# Question #5da42

##### 1 Answer

Here's what I got.

#### Explanation:

Right from the start, you should know that you can use the **Rydberg equation** to find the **wavelength** of the photon emitted when an electron in a hydrogen atom falls from

#1/(lamda) = R * (1/n_f^2 - 1/n_i^2)#

Here

#lamda# si thewavelengthof the emittted photon#R# is theRydberg constant, equal to#1.097 * 10^(7)# #"m"^(-1)#

Rearrange the equation to solve for

#lamda = 1/R * (n_i^2 * n_f^2)/(n_i^2 - n_f^2)#

and plug in your values to find

#lamda = 1/(1.097 * 10^(7)color(white)(.)"m"^(-1)) * (4^2 * 2^2)/(4^2 - 2^2)#

#color(darkgreen)(ul(color(black)(lamda = 4.86 * 10^(-7)color(white)(.)"m")))#

I'll leave the answer rounded to three **sig figs**.

To find the **frequency** of the photon, use the fact that the wavelength of the photon and its frequency have an **inverse relationship** described by the equation

#lamda * nu = c#

Here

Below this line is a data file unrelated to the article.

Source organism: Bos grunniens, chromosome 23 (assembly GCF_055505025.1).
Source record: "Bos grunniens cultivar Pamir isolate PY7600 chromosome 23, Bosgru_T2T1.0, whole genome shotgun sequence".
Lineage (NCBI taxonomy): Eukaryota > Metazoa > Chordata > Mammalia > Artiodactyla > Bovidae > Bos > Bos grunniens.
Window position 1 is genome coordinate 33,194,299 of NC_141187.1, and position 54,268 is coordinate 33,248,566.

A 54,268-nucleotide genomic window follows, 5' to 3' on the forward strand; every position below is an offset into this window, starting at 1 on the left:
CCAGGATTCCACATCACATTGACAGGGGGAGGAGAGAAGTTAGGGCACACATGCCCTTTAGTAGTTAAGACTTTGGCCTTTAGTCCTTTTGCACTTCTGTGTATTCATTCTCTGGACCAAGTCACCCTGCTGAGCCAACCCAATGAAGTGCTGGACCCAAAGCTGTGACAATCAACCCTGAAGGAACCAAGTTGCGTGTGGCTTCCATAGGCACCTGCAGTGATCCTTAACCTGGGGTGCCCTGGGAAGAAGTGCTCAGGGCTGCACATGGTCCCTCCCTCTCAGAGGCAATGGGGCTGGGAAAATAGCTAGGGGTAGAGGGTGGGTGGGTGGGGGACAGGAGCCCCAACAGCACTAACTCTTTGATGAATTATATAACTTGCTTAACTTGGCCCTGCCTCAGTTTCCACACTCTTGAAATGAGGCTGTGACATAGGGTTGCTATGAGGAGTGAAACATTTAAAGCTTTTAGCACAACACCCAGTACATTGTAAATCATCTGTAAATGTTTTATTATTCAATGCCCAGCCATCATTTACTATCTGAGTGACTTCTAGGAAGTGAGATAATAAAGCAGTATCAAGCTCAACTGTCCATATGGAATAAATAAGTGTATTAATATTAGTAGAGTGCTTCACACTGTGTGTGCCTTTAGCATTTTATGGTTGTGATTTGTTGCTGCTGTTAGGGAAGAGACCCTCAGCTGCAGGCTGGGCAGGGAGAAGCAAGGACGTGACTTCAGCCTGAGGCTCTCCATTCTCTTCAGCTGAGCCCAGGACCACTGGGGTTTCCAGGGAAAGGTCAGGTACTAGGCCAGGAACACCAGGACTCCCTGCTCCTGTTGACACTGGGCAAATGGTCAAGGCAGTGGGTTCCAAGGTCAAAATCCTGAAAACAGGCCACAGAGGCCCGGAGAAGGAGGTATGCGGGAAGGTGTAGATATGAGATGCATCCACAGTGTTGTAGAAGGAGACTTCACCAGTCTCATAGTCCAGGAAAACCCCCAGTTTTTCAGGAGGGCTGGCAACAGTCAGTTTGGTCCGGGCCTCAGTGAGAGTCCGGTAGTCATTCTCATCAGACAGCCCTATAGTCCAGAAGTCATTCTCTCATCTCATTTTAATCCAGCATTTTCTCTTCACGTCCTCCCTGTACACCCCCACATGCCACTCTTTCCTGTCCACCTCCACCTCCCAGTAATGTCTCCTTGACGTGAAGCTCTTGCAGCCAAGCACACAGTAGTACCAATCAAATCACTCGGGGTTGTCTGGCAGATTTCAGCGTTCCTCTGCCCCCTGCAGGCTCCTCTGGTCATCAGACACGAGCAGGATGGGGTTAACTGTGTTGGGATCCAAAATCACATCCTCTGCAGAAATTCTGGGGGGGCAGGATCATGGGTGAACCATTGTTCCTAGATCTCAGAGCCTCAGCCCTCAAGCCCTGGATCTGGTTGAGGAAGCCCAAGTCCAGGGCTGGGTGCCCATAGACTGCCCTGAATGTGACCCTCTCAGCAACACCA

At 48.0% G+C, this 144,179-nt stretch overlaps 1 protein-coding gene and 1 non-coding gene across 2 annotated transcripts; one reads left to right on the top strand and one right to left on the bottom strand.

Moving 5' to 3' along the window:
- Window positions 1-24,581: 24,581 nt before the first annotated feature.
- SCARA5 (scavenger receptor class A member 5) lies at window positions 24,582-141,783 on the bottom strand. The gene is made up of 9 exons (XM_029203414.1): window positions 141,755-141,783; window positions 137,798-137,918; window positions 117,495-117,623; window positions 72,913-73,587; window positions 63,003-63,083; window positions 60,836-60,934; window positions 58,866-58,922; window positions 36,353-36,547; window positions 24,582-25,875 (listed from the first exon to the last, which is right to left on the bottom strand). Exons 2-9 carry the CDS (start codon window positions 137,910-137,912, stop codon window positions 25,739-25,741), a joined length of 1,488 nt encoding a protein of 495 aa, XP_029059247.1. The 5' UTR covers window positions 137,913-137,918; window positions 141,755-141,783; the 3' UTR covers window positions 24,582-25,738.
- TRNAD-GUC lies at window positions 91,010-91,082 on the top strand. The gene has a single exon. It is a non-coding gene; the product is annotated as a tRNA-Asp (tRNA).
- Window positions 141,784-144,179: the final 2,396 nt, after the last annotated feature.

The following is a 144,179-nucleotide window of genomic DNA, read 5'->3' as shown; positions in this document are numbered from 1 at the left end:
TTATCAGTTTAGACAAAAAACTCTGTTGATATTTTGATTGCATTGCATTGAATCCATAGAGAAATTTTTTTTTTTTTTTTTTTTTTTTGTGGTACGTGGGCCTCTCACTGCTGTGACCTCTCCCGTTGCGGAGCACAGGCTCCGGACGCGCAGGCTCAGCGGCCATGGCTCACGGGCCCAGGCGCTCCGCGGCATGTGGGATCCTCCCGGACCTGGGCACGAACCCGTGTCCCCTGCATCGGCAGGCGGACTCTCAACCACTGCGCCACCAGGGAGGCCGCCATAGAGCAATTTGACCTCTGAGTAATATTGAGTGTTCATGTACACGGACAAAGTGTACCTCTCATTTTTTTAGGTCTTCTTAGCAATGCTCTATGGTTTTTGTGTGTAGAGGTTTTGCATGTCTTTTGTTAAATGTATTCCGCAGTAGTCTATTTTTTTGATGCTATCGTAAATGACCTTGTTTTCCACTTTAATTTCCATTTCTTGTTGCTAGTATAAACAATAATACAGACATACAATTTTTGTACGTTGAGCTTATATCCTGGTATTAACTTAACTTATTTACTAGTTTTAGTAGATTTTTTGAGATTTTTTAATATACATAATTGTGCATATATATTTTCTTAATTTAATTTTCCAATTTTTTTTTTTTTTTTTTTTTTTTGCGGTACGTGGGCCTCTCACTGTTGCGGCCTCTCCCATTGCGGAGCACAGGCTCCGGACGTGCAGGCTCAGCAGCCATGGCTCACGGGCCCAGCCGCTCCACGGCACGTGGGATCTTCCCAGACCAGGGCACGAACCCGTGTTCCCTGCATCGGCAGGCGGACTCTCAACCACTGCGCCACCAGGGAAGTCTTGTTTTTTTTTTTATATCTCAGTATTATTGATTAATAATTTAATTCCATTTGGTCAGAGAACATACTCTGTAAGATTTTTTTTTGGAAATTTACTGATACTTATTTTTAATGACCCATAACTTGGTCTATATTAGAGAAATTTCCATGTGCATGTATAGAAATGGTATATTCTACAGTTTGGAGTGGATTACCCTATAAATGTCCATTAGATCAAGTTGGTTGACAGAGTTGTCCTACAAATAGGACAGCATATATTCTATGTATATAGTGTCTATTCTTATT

#nu# is thefrequencyof the photon#c# is thespeed of lightin a vacuum, usually given as#3 * 10^8# #"m s"^(-1)#

You will end up with

#nu = c/(lamda)#

#nu = (3 * 10^8 color(red)(cancel(color(black)("m"))) "s"^(-1))/(4.86 * 10^(-7)color(red)(cancel(color(black)("m"))))#

#color(darkgreen)(ul(color(black)(nu = 6.17 * 10^(14)color(white)(.)"s"^(-1))))#

Finally, to find the **energy** of the photon, use the **Planck - Einstein relation**

#E = h * nu#

Here

#E# is theenergyof the photon#h# isPlanck's constant, equal to#6.626 * 10^(-34)# #"J s"#

Plug in your values to find

#E = 6.626 * 10^(-34)color(white)(.)"J" color(red)(cancel(color(black)("s"))) * 6.17 * 10^(14)color(red)(cancel(color(black)("s"^(-1))))#

#color(darkgreen)(ul(color(black)(E = 4.09 * 10^(-19)color(white)(.)"J")))#

As a final note, the **Balmer series**.